At long last, now is the time that momentum-besotted investors may pay attention to corporate America’s wobbly fundamentals, proclaims Mohamed El-Erian, the chief economic adviser at Allianz.
Looking at the market slide late last week, El-Erian wrote in a Bloomberg opinion piece that stocks “were poised for a pullback after five consecutive monthly gains.” As we start a new week, the issue is whether investors will do what they’ve done in previous pullbacks and buy the dip—or start to evaluate stocks by their fundamentals.
The S&P 500 suffered a 2.3% drop last week, while the tech-heavy Nasdaq Composite went down 3.3%. Even mighty Apple, the world’s most highly valued company by market cap, pulled back 6.5%.
To be sure, earnings are expected to be deeply down for the third quarter, with FactSet estimating a 22.4% shrinkage (versus the second period’s 31.7% fall). The fourth period is projected to post a 14% loss. The larger question, which El-Erian is asking, is: How long can the disconnect between economic reality and market behavior persist?
To El-Erian, two forces have propelled the market’s steady ascent since its pandemic-panic low point in March: Federal Reserve policy and derivatives trading.
The Fed, of course, has lowered short-term rates to near zero and propped up the bond market by buying, not just mortgage-backed securities and Treasuries as it has in the past, but corporate bonds, too. These actions have made bonds across the board generate lower yields. That in turn has led to TINA: the acronym for “there is no alternative” other than stocks.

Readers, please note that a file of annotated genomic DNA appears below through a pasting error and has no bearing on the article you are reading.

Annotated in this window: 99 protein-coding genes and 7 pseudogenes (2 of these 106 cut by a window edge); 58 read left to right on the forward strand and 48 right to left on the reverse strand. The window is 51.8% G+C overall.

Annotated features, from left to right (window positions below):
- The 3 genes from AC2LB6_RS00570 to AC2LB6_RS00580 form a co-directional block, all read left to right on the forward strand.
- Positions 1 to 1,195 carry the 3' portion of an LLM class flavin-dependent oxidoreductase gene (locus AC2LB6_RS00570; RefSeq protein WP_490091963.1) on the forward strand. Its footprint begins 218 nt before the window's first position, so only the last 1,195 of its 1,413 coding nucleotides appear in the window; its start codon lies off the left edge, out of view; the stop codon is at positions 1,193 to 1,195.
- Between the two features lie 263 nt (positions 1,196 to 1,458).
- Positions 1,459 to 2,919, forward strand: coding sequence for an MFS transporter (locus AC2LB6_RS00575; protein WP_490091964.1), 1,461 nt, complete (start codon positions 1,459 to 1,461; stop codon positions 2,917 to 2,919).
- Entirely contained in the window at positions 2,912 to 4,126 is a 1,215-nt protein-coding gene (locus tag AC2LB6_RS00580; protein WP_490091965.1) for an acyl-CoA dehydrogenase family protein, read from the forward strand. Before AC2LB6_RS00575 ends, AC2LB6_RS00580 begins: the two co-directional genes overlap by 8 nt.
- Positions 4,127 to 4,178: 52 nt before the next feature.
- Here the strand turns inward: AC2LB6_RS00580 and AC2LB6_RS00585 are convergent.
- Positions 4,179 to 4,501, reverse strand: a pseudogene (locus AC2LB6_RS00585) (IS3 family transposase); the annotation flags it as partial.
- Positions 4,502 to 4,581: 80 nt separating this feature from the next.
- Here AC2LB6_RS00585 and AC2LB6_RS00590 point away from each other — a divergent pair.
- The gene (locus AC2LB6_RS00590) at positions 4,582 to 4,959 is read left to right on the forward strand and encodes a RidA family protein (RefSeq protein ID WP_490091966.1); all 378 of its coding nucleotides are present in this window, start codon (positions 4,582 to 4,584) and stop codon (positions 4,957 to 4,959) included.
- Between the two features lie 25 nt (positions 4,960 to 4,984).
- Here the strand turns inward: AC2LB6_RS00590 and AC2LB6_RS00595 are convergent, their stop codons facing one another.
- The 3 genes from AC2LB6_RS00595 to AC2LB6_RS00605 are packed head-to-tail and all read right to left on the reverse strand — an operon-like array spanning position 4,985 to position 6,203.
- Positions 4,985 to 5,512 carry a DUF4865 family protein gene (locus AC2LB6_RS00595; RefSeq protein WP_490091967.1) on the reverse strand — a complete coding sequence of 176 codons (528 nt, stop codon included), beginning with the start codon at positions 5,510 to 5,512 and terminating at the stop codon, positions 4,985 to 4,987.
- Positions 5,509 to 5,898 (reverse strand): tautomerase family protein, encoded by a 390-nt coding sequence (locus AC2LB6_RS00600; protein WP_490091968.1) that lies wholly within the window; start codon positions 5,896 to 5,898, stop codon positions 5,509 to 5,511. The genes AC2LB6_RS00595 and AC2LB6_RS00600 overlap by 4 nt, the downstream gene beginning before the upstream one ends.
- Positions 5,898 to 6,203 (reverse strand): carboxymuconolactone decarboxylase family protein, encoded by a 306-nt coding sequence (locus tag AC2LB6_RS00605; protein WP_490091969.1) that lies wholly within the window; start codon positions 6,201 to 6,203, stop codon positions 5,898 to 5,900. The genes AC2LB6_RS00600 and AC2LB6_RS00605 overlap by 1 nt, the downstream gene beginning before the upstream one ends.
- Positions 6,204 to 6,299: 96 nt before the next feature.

As El-Erian put it: “Years of ample and reliable liquidity injections by central banks and their strong signaling of continued and exceptionally loose monetary policy have conditioned investors to buy on the dip.”
On the lesser-discussed derivatives front, the trend has been toward ever-rising prices, a phenomenon that has fed on itself. In mid-August, the volume of stocks sold short—meaning a bet they would decline—was around a third of what it was in March, according to Nasdaq.
El-Erian pointed out that call buying has burgeoned. In other words, more investors have expected stocks to go up, and put in orders to buy them as they rose. What’s more, he said, volatility lately has been increasing, which is more often seen in a falling market than a climbing one.
On top of that is the difference between the market, with the S&P 500 recently hitting a new high, and the economic picture. While unemployment has come down since the scary days of the first quarter, it still is elevated. Consumer confidence is low.
El-Erian observed that “the pace of improvement has moderated and hopeful expectations for a V-shaped recovery” have evaporated. Instead, he wrote, we are left with “both less upbeat short-term projections and greater concerns about longer-term damage to the vitality of supply and demand.”
At some point, though, investors will turn to fundamentals and see that the current rally has spiraled too high, he said. “If that doesn’t happen now because of residual central bank conditioning, it will” later, and the result may be more painful. That, he went on, will “involve an even larger downturn.”
Higher anticipated junk bond defaults and dropping sales are large burdens to overcome, he cautioned. Eerily, he stated, “investors are not being rewarded enough to underwrite the risks associated with continued pressure on corporate revenues and higher chances of default.”
“Where investors end up in this tug-of-war” between undue investor optimism and poor corporate performance, he wrote, “will depend largely on their investing DNA — do fundamentals influence their behavior, or have years of liquidity conditioning obliterated what was once almost canonized for them?”